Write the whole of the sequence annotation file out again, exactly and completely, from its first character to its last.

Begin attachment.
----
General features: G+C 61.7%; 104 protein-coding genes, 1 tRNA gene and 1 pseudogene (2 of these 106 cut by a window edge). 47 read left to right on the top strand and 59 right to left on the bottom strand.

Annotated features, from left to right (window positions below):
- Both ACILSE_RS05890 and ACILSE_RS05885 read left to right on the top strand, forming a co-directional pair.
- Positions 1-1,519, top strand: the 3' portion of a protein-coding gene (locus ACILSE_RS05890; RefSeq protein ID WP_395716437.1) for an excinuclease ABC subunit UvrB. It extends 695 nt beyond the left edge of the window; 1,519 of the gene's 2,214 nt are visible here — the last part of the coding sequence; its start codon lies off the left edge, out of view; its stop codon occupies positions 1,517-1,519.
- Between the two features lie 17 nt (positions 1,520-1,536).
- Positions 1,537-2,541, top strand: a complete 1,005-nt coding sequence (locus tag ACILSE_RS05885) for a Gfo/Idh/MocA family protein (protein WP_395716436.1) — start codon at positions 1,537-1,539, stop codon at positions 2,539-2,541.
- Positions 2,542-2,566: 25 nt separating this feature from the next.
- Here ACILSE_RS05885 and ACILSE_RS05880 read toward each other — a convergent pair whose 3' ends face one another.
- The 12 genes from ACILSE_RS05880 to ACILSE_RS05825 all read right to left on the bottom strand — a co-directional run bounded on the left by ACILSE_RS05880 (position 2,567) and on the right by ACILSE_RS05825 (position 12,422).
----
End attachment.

General features: G+C 61.7%; 104 protein-coding genes, 1 tRNA gene and 1 pseudogene (2 of these 106 cut by a window edge). 47 read left to right on the top strand and 59 right to left on the bottom strand.

Annotated features, from left to right (window positions below):
- Both ACILSE_RS05890 and ACILSE_RS05885 read left to right on the top strand, forming a co-directional pair.
- Positions 1-1,519, top strand: the 3' portion of a protein-coding gene (locus ACILSE_RS05890; RefSeq protein ID WP_395716437.1) for an excinuclease ABC subunit UvrB. It extends 695 nt beyond the left edge of the window; 1,519 of the gene's 2,214 nt are visible here — the last part of the coding sequence; its start codon lies off the left edge, out of view; its stop codon occupies positions 1,517-1,519.
- Between the two features lie 17 nt (positions 1,520-1,536).
- Positions 1,537-2,541, top strand: a complete 1,005-nt coding sequence (locus tag ACILSE_RS05885) for a Gfo/Idh/MocA family protein (protein WP_395716436.1) — start codon at positions 1,537-1,539, stop codon at positions 2,539-2,541.
- Positions 2,542-2,566: 25 nt separating this feature from the next.
- Here ACILSE_RS05885 and ACILSE_RS05880 read toward each other — a convergent pair whose 3' ends face one another.
- The 12 genes from ACILSE_RS05880 to ACILSE_RS05825 all read right to left on the bottom strand — a co-directional run bounded on the left by ACILSE_RS05880 (position 2,567) and on the right by ACILSE_RS05825 (position 12,422).